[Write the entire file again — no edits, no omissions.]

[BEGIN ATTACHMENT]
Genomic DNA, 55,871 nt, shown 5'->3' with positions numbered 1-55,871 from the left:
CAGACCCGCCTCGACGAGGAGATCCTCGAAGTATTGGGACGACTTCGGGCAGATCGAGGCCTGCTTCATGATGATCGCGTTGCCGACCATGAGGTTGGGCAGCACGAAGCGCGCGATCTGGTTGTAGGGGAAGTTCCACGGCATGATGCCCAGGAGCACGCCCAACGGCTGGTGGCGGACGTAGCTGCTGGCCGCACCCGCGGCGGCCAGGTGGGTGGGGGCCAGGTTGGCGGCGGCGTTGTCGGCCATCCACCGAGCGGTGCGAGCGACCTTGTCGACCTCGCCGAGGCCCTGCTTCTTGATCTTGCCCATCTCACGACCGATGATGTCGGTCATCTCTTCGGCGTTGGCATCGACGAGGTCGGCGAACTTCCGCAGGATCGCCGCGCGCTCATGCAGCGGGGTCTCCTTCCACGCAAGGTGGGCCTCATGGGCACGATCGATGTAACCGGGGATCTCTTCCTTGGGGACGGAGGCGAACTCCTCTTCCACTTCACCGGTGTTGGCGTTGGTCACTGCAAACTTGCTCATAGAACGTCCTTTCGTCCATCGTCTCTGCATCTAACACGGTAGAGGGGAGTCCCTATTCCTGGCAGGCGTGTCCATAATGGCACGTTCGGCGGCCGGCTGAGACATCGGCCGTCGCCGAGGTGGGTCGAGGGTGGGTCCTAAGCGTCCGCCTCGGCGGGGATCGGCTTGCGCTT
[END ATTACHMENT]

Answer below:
Genomic DNA, 55,871 nt, shown 5'->3' with positions numbered 1-55,871 from the left:
CAGACCCGCCTCGACGAGGAGATCCTCGAAGTATTGGGACGACTTCGGGCAGATCGAGGCCTGCTTCATGATGATCGCGTTGCCGACCATGAGGTTGGGCAGCACGAAGCGCGCGATCTGGTTGTAGGGGAAGTTCCACGGCATGATGCCCAGGAGCACGCCCAACGGCTGGTGGCGGACGTAGCTGCTGGCCGCACCCGCGGCGGCCAGGTGGGTGGGGGCCAGGTTGGCGGCGGCGTTGTCGGCCATCCACCGAGCGGTGCGAGCGACCTTGTCGACCTCGCCGAGGCCCTGCTTCTTGATCTTGCCCATCTCACGACCGATGATGTCGGTCATCTCTTCGGCGTTGGCATCGACGAGGTCGGCGAACTTCCGCAGGATCGCCGCGCGCTCATGCAGCGGGGTCTCCTTCCACGCAAGGTGGGCCTCATGGGCACGATCGATGTAACCGGGGATCTCTTCCTTGGGGACGGAGGCGAACTCCTCTTCCACTTCACCGGTGTTGGCGTTGGTCACTGCAAACTTGCTCATAGAACGTCCTTTCGTCCATCGTCTCTGCATCTAACACGGTAGAGGGGAGTCCCTATTCCTGGCAGGCGTGTCCATAATGGCACGTTCGGCGGCCGGCTGAGACATCGGCCGTCGCCGAGGTGGGTCGAGGGTGGGTCCTAAGCGTCCGCCTCGGCGGGGATCGGCTTGCGCTT